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How to Photograph Jupiter

Capturing Jupiter's vibrant bands, massive Red Spot, and its four bright moons is an exciting process when done with the proper equipment and steps.

Jupiter is a great start into planetary imaging because it is our Solar System's largest planet and the brightest to see from Earth. Planetary imaging is a rewarding process that may lead you to many more astronomy experiences.

Follow this step-by-step guide on How To Image Jupiter and you will be well on your way to becoming an expert!


An important factor to consider when shooting Jupiter is its location in the sky. When it has just come up over the horizon, you will be observing it through a lot more of Earth's atmosphere than if it were up higher in the sky.

Pro Tip: Don't try to image Jupiter just after it has cleared the horizon, as it will result in blurry images. Being able to image through as little of the atmosphere as possible and on good stable days will greatly improve the quality of the videos, which in turn will lead to better images (see below for comparison).

how to photograph jupiter - 1how to photograph jupiter - 2

The image on the left shows Jupiter after it has just cleared the horizon. The image on the right shows Jupiter when it has reached at least a 45-degree angle in the sky. 


There are so many options to successfully capture Jupiter. We've compiled a list for your success. Read on to learn more!


Ideally, a German Equatorial Mount should be used so that Jupiter remains centered during the exposure, however, you could still effectively use an Alt-Azimuth Mount with tracking abilities.


The first thing you will need to photograph Jupiter effectively is a telescope with a relatively long focal length. The longer the focal length, the greater the magnification, resulting in a larger image on the camera's sensor.

Secondly, a good CCD Camera or CMOS Camera is crucial for high-resolution planetary imaging.

In order to achieve the best results for your images, you will need to ensure that your equipment is working in sync.The following formula is a great guide to follow when pairing a telescope and planetary camera for imaging:

The optimal focal ratio of your telescope = 5 x Camera's Pixel Size (in microns)

For example: If your camera’s pixel size is 3 microns then you should try for 5 x 3 or f/15. 

Pro Tip: Using the right camera is a crucial factor in producing a good image of Jupiter and you want to ensure that it is comprised of all the important properties needed for good images. CCD and CMOS Cameras offer high frame rates with no compression, and using the fastest frame rate possible will effectively yield desirable results.


  • By connecting your camera to a laptop, your target will display on the laptop, and you can use a special image-acquisition software on the laptop to shoot videos of your target.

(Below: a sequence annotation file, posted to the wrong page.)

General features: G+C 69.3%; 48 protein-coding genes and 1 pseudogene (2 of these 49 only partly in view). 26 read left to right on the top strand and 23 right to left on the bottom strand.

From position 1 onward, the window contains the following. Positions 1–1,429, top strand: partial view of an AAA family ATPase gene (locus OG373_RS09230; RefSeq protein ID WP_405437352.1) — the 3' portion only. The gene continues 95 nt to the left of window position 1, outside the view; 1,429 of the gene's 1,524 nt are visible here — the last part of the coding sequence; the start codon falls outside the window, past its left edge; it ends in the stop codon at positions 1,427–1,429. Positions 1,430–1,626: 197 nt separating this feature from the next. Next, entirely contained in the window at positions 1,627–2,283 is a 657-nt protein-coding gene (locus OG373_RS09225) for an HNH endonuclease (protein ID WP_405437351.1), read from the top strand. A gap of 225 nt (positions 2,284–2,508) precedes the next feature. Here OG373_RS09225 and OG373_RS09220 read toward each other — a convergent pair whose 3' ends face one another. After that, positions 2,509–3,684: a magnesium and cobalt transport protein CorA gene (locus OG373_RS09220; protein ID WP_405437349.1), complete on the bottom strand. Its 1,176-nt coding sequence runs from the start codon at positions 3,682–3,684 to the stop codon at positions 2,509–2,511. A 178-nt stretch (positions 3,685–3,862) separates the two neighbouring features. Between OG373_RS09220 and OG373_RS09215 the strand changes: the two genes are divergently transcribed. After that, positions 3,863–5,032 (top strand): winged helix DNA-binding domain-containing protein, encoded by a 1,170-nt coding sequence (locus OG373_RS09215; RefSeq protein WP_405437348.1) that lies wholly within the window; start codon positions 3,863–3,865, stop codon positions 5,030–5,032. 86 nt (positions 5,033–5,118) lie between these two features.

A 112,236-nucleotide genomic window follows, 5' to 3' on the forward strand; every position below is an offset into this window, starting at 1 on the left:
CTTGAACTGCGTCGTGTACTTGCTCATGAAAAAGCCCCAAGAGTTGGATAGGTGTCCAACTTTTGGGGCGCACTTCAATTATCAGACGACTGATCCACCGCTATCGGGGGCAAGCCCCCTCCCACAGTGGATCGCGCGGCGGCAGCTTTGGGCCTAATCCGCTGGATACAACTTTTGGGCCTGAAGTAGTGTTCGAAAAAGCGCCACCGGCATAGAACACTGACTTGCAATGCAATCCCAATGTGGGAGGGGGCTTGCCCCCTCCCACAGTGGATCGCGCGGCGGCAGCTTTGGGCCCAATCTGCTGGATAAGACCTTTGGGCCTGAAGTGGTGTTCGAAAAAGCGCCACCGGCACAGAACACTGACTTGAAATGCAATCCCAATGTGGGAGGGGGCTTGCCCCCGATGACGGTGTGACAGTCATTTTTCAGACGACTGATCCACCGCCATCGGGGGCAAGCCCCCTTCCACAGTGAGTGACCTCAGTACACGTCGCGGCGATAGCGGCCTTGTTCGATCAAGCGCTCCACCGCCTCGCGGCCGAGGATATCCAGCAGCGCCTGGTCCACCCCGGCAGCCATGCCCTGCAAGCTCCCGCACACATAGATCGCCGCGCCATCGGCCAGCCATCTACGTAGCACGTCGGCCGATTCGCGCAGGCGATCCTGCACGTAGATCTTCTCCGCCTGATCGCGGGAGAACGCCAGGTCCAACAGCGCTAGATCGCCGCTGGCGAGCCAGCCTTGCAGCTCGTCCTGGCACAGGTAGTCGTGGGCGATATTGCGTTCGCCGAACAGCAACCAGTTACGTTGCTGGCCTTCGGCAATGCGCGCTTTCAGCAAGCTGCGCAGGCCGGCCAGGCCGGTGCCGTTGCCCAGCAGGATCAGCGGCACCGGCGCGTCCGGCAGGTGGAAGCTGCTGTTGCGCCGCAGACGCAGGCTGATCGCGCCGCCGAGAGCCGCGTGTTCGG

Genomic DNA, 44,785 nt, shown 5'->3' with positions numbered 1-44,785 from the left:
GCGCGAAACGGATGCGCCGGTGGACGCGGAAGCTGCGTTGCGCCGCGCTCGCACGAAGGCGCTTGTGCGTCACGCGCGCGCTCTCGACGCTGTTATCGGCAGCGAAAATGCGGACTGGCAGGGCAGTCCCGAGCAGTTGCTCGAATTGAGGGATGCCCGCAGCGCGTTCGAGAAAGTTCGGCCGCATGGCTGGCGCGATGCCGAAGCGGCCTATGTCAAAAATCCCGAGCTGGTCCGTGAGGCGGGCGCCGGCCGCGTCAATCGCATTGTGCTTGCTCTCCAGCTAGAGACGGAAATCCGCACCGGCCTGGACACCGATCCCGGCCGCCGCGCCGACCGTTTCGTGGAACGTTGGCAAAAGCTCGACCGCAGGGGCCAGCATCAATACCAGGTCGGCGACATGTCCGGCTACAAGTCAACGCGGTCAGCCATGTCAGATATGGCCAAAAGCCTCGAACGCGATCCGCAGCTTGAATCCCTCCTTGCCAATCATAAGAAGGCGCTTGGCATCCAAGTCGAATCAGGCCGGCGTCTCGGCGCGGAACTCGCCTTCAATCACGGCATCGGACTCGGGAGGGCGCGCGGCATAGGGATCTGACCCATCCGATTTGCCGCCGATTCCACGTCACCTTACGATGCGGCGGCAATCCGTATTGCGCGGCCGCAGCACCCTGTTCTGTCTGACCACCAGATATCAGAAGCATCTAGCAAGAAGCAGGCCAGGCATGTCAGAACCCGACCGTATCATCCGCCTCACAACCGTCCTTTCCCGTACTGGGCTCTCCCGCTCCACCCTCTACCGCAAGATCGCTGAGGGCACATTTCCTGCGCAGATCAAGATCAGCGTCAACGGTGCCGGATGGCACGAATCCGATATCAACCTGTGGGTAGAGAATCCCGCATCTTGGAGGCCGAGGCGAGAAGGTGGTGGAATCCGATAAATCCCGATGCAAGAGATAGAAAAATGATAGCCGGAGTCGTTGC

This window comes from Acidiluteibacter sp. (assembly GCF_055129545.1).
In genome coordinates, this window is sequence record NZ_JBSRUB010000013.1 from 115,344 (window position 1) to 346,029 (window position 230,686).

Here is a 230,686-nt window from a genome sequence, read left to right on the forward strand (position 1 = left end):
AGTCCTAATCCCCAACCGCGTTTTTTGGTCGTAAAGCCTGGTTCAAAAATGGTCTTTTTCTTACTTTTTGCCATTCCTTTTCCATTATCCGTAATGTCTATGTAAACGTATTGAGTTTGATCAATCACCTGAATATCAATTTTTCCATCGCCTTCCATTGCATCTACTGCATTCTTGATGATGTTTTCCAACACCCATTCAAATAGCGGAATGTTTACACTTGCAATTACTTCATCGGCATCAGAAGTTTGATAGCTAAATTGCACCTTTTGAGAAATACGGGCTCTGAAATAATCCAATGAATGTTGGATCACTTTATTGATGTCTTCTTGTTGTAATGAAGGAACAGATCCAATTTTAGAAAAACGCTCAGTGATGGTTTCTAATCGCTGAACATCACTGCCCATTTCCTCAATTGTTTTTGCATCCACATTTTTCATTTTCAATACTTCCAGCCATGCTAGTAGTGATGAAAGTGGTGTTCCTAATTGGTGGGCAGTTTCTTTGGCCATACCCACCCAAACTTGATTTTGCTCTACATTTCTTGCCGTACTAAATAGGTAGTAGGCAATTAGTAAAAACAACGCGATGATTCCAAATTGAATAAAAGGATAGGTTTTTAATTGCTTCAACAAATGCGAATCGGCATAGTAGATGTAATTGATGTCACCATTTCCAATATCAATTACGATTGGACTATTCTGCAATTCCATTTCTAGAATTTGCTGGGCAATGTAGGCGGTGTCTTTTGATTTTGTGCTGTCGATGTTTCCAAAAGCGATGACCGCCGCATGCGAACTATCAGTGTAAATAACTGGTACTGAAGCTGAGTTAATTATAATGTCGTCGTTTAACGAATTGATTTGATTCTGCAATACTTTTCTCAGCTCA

• Once you've set up your scope, connected the camera, and pointed at Jupiter you will now want to ensure that your focus is as accurate as possible. In order to avoid poor focus and the frustration of a blurry image, we recommend a dual-speed focuser.
  • Now that you've gotten through the rather more frustrating part, it's time to start shooting some video. Video is ideal to capture a lot of detail and offers hundreds of frames per second, which you can then stack in a stacking program during post-processing. This method will produce a nicely detailed composite of your video frames and can be further edited in your preferred image-editing program.

Learn more about astrophotography setups and click here to see our guide! Clear skies!

4 Responses


August 01, 2020

What about using the Zwo ASI 174 for planets imaging & would it be better than the zwo asi full frame color 094 or the 1600 mono ? which filters will be used i see Chroma is having a 2 size Methan filters & are the better than the Baader 685 ?
What about using the hyperstar with fiterslider F2 to do planets photography ?

Lance Williams

July 12, 2020

John, this would apply to planetary only. For planets, the faster the camera, best with USB3, and the smaller the pixel size, then the more frames, and more detail that can be brought out with post processing. For DSO,s the larger the pixel, is better.


July 10, 2020

Hi John, the suggestions can be applied to both because they are meant to be applied to your equipment. For example, if the camera sensor isn’t fully compatible with the lens, then you will get square-shaped looking stars. We’re happy to help you set up your equipment for what you’re looking to image. Please contact us if you have any other questions.

John Daines

June 27, 2020

Is this suggestion for having your pixel size being one fifth of the focal ratio specific to planetary imaging only? Or also deep sky imaging?

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